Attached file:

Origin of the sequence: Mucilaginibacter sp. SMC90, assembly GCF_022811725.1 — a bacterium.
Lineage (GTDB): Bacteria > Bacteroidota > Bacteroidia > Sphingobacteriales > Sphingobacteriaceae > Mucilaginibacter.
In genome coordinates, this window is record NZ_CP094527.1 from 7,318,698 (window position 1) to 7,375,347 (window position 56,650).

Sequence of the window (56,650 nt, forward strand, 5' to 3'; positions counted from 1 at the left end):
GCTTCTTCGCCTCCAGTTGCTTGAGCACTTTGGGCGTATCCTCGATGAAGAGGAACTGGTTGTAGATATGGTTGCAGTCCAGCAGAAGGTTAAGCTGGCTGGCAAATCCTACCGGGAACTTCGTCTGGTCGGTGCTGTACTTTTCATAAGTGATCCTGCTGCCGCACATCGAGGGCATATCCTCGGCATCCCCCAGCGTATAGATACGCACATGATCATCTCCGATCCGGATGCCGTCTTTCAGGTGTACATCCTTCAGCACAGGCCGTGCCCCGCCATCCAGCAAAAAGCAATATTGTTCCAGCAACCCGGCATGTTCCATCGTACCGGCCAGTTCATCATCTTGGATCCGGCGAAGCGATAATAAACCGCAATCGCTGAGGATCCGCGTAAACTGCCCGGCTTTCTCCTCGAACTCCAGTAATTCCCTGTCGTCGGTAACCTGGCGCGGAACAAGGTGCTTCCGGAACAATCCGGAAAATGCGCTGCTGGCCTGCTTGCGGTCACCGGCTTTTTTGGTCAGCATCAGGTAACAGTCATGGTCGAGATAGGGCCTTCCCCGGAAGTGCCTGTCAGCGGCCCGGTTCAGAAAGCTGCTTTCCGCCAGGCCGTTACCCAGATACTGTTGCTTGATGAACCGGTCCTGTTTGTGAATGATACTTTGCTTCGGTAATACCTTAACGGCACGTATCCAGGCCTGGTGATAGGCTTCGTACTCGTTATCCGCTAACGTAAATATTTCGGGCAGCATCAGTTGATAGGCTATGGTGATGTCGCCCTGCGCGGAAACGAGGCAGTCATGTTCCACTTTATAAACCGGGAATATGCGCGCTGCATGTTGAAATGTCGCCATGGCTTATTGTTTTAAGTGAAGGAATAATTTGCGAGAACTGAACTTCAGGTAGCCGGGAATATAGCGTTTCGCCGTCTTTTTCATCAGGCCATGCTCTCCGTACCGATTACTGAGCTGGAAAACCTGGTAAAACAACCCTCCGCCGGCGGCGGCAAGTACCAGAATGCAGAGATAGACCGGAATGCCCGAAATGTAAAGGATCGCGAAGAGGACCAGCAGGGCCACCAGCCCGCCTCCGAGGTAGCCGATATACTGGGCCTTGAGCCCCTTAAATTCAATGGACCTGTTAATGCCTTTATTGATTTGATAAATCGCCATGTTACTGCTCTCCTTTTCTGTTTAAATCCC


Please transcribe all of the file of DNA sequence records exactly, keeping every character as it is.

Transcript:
Origin of the sequence: Mucilaginibacter sp. SMC90, assembly GCF_022811725.1 — a bacterium.
Lineage (GTDB): Bacteria > Bacteroidota > Bacteroidia > Sphingobacteriales > Sphingobacteriaceae > Mucilaginibacter.
In genome coordinates, this window is record NZ_CP094527.1 from 7,318,698 (window position 1) to 7,375,347 (window position 56,650).

Sequence of the window (56,650 nt, forward strand, 5' to 3'; positions counted from 1 at the left end):
GCTTCTTCGCCTCCAGTTGCTTGAGCACTTTGGGCGTATCCTCGATGAAGAGGAACTGGTTGTAGATATGGTTGCAGTCCAGCAGAAGGTTAAGCTGGCTGGCAAATCCTACCGGGAACTTCGTCTGGTCGGTGCTGTACTTTTCATAAGTGATCCTGCTGCCGCACATCGAGGGCATATCCTCGGCATCCCCCAGCGTATAGATACGCACATGATCATCTCCGATCCGGATGCCGTCTTTCAGGTGTACATCCTTCAGCACAGGCCGTGCCCCGCCATCCAGCAAAAAGCAATATTGTTCCAGCAACCCGGCATGTTCCATCGTACCGGCCAGTTCATCATCTTGGATCCGGCGAAGCGATAATAAACCGCAATCGCTGAGGATCCGCGTAAACTGCCCGGCTTTCTCCTCGAACTCCAGTAATTCCCTGTCGTCGGTAACCTGGCGCGGAACAAGGTGCTTCCGGAACAATCCGGAAAATGCGCTGCTGGCCTGCTTGCGGTCACCGGCTTTTTTGGTCAGCATCAGGTAACAGTCATGGTCGAGATAGGGCCTTCCCCGGAAGTGCCTGTCAGCGGCCCGGTTCAGAAAGCTGCTTTCCGCCAGGCCGTTACCCAGATACTGTTGCTTGATGAACCGGTCCTGTTTGTGAATGATACTTTGCTTCGGTAATACCTTAACGGCACGTATCCAGGCCTGGTGATAGGCTTCGTACTCGTTATCCGCTAACGTAAATATTTCGGGCAGCATCAGTTGATAGGCTATGGTGATGTCGCCCTGCGCGGAAACGAGGCAGTCATGTTCCACTTTATAAACCGGGAATATGCGCGCTGCATGTTGAAATGTCGCCATGGCTTATTGTTTTAAGTGAAGGAATAATTTGCGAGAACTGAACTTCAGGTAGCCGGGAATATAGCGTTTCGCCGTCTTTTTCATCAGGCCATGCTCTCCGTACCGATTACTGAGCTGGAAAACCTGGTAAAACAACCCTCCGCCGGCGGCGGCAAGTACCAGAATGCAGAGATAGACCGGAATGCCCGAAATGTAAAGGATCGCGAAGAGGACCAGCAGGGCCACCAGCCCGCCTCCGAGGTAGCCGATATACTGGGCCTTGAGCCCCTTAAATTCAATGGACCTGTTAATGCCTTTATTGATTTGATAAATCGCCATGTTACTGCTCTCCTTTTCTGTTTAAATCCC